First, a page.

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Royal Society lates: science fiction

History of science

Event audio

February
102020

18:30 - 22:00

Location

The Royal Society, London, 6-9 Carlton House Terrace, London, SW1Y 5AG

Overview

Catch up on an evening celebrating science fiction and the Royal Society. Discover the remarkable scientific artefacts and stories housed in our extensive, world-class archives. 

Science has long inspired writers to imagine what's possible and craft stories about the future, from Mary Shelley's Frankenstein to George Orwell's 1984. Explore the Royal Society's rich history, uncovering what scientists of the past thought about how we would be living now, and how accurate their predictions were. 

Wooden chest given to the Royal Society by our first Treasurer, William Ball FRS, in 1663.

In case you missed it

You can listen to audio recordings of the following talks by clicking the links below.

Beyond Discworld.mp3
Elois vs Morlocks: Darwinism and Victorian Sci-Fi.mp3
The science of Frankenstein.mp3
Waves, particles and pronouns.mp3 

Events and activities

Beyond Discworld

19:30

Terry Pratchett's Discworld series has inspired authors, screen writers, and individuals to create their own stories and their own fictional worlds. But how can a flat planet balanced on the backs of elephants, who stand on the back of a giant turtle drifting through space link to science?

Join BBC CrowdScience's Marnie Chesterton as she quizzes the man behind the Science of Discworld, mathematician and Honorary Wizard of the Unseen University, Professor Ian Stewart FRS, and hear about where he thinks science fits in with fiction.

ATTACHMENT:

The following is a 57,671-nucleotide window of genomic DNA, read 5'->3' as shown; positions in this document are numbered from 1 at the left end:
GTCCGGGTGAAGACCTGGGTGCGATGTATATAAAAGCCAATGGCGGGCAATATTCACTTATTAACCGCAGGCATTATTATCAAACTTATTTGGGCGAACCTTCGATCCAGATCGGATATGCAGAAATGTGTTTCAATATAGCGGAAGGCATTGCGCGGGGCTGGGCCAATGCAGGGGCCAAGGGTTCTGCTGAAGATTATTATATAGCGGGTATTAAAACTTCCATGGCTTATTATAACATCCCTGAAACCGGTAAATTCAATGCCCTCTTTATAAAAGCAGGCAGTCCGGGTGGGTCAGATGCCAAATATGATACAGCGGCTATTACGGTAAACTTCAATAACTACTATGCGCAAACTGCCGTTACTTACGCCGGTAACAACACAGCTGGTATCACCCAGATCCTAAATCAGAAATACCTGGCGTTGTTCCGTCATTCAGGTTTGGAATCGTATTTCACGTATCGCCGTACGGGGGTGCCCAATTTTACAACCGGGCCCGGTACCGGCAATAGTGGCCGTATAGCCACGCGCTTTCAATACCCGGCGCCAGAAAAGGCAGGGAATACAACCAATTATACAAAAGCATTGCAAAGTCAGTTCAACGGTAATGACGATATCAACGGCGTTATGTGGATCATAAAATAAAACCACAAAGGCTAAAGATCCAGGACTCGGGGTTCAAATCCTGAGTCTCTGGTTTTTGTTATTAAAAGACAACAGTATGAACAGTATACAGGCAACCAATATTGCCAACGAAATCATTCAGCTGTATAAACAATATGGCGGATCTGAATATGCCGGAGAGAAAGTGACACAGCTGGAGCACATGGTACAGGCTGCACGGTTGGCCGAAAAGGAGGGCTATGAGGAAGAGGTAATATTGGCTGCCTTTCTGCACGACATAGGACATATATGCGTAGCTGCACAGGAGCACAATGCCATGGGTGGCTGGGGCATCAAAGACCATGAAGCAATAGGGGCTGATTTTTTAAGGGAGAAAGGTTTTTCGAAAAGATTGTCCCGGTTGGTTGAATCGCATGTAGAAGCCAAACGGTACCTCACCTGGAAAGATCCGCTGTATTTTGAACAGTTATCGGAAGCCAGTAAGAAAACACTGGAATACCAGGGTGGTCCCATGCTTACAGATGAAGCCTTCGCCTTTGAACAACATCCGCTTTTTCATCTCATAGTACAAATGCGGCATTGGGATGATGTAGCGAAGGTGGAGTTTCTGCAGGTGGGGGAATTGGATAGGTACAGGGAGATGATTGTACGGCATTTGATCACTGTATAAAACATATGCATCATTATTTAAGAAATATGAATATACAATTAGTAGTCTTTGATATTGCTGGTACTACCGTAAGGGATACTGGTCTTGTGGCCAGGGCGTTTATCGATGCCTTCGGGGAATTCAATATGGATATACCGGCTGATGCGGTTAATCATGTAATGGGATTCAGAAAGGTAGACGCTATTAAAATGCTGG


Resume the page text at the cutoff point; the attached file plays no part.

Listen to an audio recording of this talk (Beyond Discworld.mp3).

Royal Society lates: science fiction

An exclusive late-night opening of the Royal Society's historical home in central London to explore how science has shaped fiction.

The Royal Society, London 6-9 Carlton House Terrace London SW1Y 5AG UK
Black and white illustration of a Morlock carrying a woman from H.G. Wells' The Time Machine published in 1950.

Elois vs Morlocks: Darwinism and Victorian Sci-Fi

18:50

In celebration of the 125th anniversary of H.G. Wells' The Time Machine, Professor Matthew Beaumont will explore Darwinian thought and challenges to the more naively optimistic theories of evolutionary change from the late-Victorian era.

You can listen to an audio recording of this talk (Elois vs Morlocks: Darwinism and Victorian Sci-Fi.mp3).

The science of Frankenstein

20:20 and 21:20

Venture back to a time of fear, when people worried their corpses might be robbed from their graves for use in medical experiments, or worse, they might be buried alive. Join Professor Sharon Ruston to discuss the science of life and death in Mary Shelley's Frankenstein

You can listen to an audio recording of this talk (The science of Frankenstein.mp3).

Wood cut print showing galvinisation experiements from 1804. Panels show electrocution of human corpses to envoke movement.
Photograph of Virginia Woolfe with her race resting on her hand circa 1927. The photograph is in sepia tones and she wears a fur stole.

Waves, particles and pronouns

20:50

In the early twentieth century, physicists were exploring quantum ideas, where particles and waves were no longer one or the other; they could be both. Dr Rachel Crossland will discuss Virginia Woolf's use of both/and models and her portrayal of gender in her 1928 novel, Orlando.